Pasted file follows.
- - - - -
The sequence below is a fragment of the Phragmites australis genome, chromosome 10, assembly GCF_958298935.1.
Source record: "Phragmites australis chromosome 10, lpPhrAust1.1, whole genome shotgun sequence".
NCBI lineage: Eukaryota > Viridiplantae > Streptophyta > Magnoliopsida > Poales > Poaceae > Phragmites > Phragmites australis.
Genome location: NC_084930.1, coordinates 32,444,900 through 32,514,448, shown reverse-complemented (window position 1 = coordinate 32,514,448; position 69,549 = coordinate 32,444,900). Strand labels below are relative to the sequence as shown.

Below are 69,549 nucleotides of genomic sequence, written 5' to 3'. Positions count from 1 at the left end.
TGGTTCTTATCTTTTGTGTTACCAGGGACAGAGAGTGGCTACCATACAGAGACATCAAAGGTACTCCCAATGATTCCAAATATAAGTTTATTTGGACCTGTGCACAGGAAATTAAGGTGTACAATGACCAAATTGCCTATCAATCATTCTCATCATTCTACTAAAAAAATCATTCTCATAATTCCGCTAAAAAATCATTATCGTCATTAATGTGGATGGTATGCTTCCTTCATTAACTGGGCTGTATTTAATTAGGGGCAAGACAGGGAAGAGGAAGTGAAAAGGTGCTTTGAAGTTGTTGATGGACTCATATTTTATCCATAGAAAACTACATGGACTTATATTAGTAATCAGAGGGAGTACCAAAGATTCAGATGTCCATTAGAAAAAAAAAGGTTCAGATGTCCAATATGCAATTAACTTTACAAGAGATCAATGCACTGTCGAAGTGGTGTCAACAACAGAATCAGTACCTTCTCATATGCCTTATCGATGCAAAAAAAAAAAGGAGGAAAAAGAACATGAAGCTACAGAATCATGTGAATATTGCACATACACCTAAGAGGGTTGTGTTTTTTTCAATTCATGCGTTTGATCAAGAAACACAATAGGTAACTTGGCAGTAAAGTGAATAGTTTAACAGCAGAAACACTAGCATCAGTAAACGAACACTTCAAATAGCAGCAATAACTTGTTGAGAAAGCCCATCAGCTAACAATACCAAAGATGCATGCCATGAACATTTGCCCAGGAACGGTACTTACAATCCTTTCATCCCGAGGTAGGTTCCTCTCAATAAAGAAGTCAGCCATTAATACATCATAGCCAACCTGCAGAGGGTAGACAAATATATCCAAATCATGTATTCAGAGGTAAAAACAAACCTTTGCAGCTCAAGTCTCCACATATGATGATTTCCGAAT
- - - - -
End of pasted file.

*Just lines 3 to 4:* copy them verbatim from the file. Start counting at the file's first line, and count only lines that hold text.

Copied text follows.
NCBI lineage: Eukaryota > Viridiplantae > Streptophyta > Magnoliopsida > Poales > Poaceae > Phragmites > Phragmites australis.
Genome location: NC_084930.1, coordinates 32,444,900 through 32,514,448, shown reverse-complemented (window position 1 = coordinate 32,514,448; position 69,549 = coordinate 32,444,900). Strand labels below are relative to the sequence as shown.